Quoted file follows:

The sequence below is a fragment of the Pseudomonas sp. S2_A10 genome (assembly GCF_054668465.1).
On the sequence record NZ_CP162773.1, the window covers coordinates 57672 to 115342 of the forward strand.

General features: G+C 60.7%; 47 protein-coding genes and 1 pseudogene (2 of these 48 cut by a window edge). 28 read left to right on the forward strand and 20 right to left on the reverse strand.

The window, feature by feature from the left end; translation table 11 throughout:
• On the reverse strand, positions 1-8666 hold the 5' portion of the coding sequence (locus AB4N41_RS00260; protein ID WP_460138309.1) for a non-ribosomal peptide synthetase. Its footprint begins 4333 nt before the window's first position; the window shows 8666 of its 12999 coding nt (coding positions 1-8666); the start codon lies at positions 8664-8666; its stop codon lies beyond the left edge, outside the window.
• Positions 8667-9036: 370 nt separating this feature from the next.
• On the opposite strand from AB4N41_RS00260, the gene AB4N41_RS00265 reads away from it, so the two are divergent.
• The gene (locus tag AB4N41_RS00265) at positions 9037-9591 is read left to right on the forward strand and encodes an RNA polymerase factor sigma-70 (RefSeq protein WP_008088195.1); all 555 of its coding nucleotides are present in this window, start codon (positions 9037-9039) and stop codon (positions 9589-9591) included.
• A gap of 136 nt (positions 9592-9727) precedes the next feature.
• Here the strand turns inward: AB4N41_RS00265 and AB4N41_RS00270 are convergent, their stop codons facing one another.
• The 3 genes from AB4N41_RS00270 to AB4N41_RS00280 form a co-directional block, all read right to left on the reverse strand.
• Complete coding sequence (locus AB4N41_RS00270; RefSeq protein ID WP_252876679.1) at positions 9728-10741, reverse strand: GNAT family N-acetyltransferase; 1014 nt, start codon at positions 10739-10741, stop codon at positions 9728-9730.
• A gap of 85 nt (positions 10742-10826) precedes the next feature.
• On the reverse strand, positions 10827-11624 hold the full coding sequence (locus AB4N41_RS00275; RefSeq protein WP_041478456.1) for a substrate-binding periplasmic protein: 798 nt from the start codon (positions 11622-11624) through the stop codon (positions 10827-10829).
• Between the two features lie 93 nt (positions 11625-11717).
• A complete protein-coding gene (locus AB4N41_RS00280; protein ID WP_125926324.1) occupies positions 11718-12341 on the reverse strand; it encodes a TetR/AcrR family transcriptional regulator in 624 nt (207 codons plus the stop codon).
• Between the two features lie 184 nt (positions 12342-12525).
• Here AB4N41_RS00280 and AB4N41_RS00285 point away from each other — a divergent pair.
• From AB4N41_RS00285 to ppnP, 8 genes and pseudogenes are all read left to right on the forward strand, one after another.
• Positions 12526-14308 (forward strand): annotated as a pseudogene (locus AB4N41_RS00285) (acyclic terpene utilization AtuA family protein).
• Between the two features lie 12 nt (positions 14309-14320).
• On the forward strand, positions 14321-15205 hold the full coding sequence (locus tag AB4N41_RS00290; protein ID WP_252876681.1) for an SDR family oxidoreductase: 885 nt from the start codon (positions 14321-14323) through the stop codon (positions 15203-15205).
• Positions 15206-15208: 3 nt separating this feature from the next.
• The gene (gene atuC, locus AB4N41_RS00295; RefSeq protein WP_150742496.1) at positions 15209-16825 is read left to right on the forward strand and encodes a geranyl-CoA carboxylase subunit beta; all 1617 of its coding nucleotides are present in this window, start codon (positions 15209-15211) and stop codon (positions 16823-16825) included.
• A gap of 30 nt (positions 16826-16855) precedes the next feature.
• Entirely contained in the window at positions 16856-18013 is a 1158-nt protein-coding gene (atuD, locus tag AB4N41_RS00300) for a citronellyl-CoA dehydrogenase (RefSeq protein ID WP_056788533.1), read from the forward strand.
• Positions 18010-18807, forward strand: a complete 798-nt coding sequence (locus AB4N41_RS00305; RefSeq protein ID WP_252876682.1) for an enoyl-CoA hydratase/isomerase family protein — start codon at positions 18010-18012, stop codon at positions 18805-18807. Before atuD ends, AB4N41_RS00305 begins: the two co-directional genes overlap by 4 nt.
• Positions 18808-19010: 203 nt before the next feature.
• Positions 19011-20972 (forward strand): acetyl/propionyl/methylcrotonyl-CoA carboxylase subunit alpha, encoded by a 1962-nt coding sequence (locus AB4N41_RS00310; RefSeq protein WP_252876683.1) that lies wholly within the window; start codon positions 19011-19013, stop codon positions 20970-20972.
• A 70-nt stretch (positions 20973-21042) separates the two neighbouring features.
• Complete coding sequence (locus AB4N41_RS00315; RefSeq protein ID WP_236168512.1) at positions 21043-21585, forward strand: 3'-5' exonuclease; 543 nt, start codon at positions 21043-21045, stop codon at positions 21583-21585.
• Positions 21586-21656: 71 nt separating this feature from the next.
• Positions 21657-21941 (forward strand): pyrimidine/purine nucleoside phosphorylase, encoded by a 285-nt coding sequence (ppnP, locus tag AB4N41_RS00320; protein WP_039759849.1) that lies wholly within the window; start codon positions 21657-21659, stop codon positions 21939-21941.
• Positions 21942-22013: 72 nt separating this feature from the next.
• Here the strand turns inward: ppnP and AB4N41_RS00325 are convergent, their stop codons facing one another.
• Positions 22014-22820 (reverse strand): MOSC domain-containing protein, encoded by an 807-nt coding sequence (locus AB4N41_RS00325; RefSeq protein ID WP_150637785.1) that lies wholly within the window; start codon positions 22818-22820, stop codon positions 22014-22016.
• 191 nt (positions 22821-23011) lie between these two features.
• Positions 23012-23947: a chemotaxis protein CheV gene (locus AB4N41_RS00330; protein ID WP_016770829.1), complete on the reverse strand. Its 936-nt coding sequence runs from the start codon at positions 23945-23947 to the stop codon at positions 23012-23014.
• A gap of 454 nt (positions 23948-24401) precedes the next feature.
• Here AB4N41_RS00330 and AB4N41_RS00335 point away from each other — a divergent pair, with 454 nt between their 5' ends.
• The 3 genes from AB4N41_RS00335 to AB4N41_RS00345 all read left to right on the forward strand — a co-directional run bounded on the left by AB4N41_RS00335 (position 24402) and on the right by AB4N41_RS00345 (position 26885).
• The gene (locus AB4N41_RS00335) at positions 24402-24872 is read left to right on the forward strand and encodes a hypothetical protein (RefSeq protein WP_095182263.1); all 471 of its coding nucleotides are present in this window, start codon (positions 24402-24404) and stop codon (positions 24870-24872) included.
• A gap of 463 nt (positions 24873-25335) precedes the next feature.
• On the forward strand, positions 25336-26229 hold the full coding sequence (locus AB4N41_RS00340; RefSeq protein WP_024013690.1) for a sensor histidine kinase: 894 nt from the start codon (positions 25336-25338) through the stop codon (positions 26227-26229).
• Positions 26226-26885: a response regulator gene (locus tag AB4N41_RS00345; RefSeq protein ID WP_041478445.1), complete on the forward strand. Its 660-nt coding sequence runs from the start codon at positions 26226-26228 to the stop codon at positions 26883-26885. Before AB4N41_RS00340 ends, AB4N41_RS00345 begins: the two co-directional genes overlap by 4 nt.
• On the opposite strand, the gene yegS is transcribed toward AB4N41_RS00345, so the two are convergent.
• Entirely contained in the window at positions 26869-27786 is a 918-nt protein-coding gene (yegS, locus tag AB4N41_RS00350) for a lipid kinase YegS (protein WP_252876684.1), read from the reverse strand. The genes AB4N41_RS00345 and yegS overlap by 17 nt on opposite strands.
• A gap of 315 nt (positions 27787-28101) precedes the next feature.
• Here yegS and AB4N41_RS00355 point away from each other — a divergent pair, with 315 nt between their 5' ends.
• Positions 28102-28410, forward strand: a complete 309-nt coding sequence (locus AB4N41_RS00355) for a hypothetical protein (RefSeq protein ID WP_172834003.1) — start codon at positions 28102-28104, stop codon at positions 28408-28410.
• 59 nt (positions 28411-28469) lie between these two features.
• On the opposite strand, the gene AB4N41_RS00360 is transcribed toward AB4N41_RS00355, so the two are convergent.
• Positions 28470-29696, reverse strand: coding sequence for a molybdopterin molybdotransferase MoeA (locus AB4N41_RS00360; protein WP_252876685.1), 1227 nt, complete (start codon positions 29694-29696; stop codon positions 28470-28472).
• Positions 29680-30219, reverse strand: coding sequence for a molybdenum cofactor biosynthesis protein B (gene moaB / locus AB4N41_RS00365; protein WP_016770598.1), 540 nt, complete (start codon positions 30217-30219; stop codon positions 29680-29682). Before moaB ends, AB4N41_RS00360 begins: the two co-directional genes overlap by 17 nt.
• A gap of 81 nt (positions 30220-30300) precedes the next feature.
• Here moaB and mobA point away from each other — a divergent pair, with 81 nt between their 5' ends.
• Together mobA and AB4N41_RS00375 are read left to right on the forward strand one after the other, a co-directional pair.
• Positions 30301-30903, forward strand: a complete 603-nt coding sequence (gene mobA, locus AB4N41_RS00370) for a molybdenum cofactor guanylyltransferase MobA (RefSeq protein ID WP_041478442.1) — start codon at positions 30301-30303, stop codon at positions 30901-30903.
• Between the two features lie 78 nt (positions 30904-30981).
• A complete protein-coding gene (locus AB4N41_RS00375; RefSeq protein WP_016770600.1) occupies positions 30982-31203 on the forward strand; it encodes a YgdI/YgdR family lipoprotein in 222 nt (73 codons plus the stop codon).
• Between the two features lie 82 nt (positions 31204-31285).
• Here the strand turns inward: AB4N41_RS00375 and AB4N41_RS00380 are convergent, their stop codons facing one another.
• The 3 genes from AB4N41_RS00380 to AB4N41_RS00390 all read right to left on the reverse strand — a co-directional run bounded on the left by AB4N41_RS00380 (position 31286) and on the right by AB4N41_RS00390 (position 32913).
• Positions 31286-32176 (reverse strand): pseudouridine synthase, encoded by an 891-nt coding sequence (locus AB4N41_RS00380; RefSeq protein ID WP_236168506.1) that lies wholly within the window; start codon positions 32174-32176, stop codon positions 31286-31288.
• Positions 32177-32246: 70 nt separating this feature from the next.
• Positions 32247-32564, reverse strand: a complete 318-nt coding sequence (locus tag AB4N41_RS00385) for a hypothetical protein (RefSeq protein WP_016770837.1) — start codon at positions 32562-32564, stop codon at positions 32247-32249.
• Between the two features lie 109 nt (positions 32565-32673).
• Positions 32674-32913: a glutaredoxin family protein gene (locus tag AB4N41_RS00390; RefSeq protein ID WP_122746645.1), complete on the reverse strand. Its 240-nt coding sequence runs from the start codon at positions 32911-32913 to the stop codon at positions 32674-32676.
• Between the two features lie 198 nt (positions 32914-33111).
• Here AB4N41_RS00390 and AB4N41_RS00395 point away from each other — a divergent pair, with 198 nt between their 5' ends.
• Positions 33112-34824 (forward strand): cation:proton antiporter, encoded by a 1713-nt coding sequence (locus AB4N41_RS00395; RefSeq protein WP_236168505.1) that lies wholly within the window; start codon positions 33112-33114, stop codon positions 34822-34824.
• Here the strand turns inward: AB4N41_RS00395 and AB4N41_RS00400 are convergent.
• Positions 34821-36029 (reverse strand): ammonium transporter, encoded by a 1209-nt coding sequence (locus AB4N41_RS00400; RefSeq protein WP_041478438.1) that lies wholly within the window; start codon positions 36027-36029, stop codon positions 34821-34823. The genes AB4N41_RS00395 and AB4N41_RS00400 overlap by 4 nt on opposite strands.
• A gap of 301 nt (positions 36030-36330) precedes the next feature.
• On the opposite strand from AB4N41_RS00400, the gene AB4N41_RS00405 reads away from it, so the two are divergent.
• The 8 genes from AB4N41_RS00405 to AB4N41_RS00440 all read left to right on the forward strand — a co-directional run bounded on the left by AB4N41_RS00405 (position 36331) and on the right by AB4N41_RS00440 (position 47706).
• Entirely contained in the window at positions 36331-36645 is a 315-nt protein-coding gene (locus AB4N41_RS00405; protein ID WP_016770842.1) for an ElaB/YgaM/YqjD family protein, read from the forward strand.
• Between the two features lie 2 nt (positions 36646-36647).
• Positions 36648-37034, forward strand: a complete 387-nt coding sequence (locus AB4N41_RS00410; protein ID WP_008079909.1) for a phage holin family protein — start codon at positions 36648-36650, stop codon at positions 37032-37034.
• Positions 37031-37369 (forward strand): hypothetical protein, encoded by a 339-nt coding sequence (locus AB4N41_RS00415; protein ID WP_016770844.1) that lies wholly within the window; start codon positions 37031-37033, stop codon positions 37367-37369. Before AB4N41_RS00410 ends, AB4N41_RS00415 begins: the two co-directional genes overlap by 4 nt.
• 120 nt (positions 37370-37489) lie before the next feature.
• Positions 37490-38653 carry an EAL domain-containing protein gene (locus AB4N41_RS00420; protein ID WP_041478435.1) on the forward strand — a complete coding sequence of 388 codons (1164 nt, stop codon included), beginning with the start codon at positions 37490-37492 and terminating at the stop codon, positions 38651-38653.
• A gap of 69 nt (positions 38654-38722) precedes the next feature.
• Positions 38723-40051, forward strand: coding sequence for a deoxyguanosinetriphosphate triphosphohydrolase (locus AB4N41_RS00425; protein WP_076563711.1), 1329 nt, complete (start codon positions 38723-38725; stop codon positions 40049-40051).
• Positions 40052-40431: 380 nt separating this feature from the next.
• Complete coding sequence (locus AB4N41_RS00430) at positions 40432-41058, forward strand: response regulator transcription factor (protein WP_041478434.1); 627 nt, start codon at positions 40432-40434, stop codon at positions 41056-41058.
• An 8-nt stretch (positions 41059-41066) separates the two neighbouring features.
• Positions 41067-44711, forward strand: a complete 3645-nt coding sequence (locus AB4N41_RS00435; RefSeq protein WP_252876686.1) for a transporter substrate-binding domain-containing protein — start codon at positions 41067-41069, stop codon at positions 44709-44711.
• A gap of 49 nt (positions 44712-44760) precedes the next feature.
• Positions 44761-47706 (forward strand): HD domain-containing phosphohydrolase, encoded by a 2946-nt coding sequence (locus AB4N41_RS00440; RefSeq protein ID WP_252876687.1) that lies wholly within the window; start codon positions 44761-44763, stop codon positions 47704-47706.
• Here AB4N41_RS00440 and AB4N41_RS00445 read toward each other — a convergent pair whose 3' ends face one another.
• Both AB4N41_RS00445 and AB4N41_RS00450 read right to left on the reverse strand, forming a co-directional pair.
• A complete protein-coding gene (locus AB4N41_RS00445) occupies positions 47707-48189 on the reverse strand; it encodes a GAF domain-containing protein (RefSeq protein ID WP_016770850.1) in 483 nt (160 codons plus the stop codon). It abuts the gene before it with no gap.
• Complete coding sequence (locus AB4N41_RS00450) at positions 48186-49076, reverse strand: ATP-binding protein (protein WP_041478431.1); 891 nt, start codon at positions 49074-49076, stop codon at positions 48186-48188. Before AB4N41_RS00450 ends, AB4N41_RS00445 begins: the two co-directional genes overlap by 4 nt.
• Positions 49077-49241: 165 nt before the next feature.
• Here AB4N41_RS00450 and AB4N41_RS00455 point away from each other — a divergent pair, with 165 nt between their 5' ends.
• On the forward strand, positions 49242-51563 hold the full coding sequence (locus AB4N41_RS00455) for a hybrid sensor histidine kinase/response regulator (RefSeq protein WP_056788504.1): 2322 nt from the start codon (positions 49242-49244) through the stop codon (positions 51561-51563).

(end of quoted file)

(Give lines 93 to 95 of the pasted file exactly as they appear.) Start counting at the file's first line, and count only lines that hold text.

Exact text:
• A complete protein-coding gene (locus AB4N41_RS00445) occupies positions 47707-48189 on the reverse strand; it encodes a GAF domain-containing protein (RefSeq protein ID WP_016770850.1) in 483 nt (160 codons plus the stop codon). It abuts the gene before it with no gap.
• Complete coding sequence (locus AB4N41_RS00450) at positions 48186-49076, reverse strand: ATP-binding protein (protein WP_041478431.1); 891 nt, start codon at positions 49074-49076, stop codon at positions 48186-48188. Before AB4N41_RS00450 ends, AB4N41_RS00445 begins: the two co-directional genes overlap by 4 nt.
• Positions 49077-49241: 165 nt before the next feature.